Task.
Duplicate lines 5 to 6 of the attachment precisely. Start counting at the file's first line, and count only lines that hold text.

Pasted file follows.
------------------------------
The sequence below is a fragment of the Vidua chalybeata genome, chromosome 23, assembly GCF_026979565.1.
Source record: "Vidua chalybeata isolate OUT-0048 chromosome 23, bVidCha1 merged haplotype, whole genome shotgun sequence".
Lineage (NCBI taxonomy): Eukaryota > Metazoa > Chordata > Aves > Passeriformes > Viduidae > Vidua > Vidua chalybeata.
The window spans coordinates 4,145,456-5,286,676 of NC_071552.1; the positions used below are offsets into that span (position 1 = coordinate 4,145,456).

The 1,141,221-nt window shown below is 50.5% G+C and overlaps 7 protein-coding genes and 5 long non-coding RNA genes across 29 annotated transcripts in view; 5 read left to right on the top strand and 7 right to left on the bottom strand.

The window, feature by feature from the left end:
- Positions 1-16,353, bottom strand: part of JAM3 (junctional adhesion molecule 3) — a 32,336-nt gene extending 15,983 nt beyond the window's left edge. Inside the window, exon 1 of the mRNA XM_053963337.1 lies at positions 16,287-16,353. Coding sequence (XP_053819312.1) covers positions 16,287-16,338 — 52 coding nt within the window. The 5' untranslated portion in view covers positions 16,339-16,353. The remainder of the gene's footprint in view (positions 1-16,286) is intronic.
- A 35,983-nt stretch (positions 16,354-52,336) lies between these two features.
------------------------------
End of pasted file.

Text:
The 1,141,221-nt window shown below is 50.5% G+C and overlaps 7 protein-coding genes and 5 long non-coding RNA genes across 29 annotated transcripts in view; 5 read left to right on the top strand and 7 right to left on the bottom strand.

The window, feature by feature from the left end: